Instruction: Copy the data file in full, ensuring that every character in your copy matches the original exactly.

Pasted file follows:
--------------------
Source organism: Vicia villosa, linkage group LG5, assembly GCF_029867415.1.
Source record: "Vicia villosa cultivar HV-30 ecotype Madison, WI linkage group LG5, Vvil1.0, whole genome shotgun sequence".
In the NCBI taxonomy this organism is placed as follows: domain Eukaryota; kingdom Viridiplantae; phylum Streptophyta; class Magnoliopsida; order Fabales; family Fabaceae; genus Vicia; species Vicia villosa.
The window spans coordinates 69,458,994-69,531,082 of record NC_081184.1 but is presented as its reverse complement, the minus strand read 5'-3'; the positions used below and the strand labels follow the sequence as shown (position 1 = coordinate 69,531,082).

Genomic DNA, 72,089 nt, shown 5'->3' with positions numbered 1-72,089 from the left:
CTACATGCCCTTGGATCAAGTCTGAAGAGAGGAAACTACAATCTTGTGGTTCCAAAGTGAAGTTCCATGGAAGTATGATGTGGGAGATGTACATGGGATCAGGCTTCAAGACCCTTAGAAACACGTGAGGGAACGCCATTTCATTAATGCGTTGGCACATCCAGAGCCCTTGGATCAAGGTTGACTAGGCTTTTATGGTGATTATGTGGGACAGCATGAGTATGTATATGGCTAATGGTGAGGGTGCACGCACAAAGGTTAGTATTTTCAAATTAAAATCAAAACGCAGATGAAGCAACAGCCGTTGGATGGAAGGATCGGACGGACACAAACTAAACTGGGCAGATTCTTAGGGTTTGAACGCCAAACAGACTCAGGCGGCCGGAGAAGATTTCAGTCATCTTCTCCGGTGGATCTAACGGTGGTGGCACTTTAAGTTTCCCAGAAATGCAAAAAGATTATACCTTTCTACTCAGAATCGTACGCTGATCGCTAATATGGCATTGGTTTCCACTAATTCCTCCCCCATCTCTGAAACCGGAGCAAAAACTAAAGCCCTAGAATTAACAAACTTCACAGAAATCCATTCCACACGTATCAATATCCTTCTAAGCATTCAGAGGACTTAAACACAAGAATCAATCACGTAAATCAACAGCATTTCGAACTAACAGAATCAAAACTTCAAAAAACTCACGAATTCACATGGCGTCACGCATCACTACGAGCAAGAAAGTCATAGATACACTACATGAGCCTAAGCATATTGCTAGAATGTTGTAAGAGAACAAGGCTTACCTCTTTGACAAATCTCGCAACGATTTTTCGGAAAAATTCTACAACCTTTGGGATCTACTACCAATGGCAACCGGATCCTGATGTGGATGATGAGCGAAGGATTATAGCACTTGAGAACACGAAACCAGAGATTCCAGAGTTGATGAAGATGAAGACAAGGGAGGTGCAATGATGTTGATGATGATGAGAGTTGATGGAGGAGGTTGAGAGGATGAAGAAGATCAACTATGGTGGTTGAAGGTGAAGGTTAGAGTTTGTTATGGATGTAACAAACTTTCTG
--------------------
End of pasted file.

Source organism: Vicia villosa, linkage group LG5, assembly GCF_029867415.1.
Source record: "Vicia villosa cultivar HV-30 ecotype Madison, WI linkage group LG5, Vvil1.0, whole genome shotgun sequence".
In the NCBI taxonomy this organism is placed as follows: domain Eukaryota; kingdom Viridiplantae; phylum Streptophyta; class Magnoliopsida; order Fabales; family Fabaceae; genus Vicia; species Vicia villosa.
The window spans coordinates 69,458,994-69,531,082 of record NC_081184.1 but is presented as its reverse complement, the minus strand read 5'-3'; the positions used below and the strand labels follow the sequence as shown (position 1 = coordinate 69,531,082).

Genomic DNA, 72,089 nt, shown 5'->3' with positions numbered 1-72,089 from the left:
CTACATGCCCTTGGATCAAGTCTGAAGAGAGGAAACTACAATCTTGTGGTTCCAAAGTGAAGTTCCATGGAAGTATGATGTGGGAGATGTACATGGGATCAGGCTTCAAGACCCTTAGAAACACGTGAGGGAACGCCATTTCATTAATGCGTTGGCACATCCAGAGCCCTTGGATCAAGGTTGACTAGGCTTTTATGGTGATTATGTGGGACAGCATGAGTATGTATATGGCTAATGGTGAGGGTGCACGCACAAAGGTTAGTATTTTCAAATTAAAATCAAAACGCAGATGAAGCAACAGCCGTTGGATGGAAGGATCGGACGGACACAAACTAAACTGGGCAGATTCTTAGGGTTTGAACGCCAAACAGACTCAGGCGGCCGGAGAAGATTTCAGTCATCTTCTCCGGTGGATCTAACGGTGGTGGCACTTTAAGTTTCCCAGAAATGCAAAAAGATTATACCTTTCTACTCAGAATCGTACGCTGATCGCTAATATGGCATTGGTTTCCACTAATTCCTCCCCCATCTCTGAAACCGGAGCAAAAACTAAAGCCCTAGAATTAACAAACTTCACAGAAATCCATTCCACACGTATCAATATCCTTCTAAGCATTCAGAGGACTTAAACACAAGAATCAATCACGTAAATCAACAGCATTTCGAACTAACAGAATCAAAACTTCAAAAAACTCACGAATTCACATGGCGTCACGCATCACTACGAGCAAGAAAGTCATAGATACACTACATGAGCCTAAGCATATTGCTAGAATGTTGTAAGAGAACAAGGCTTACCTCTTTGACAAATCTCGCAACGATTTTTCGGAAAAATTCTACAACCTTTGGGATCTACTACCAATGGCAACCGGATCCTGATGTGGATGATGAGCGAAGGATTATAGCACTTGAGAACACGAAACCAGAGATTCCAGAGTTGATGAAGATGAAGACAAGGGAGGTGCAATGATGTTGATGATGATGAGAGTTGATGGAGGAGGTTGAGAGGATGAAGAAGATCAACTATGGTGGTTGAAGGTGAAGGTTAGAGTTTGTTATGGATGTAACAAACTTTCTG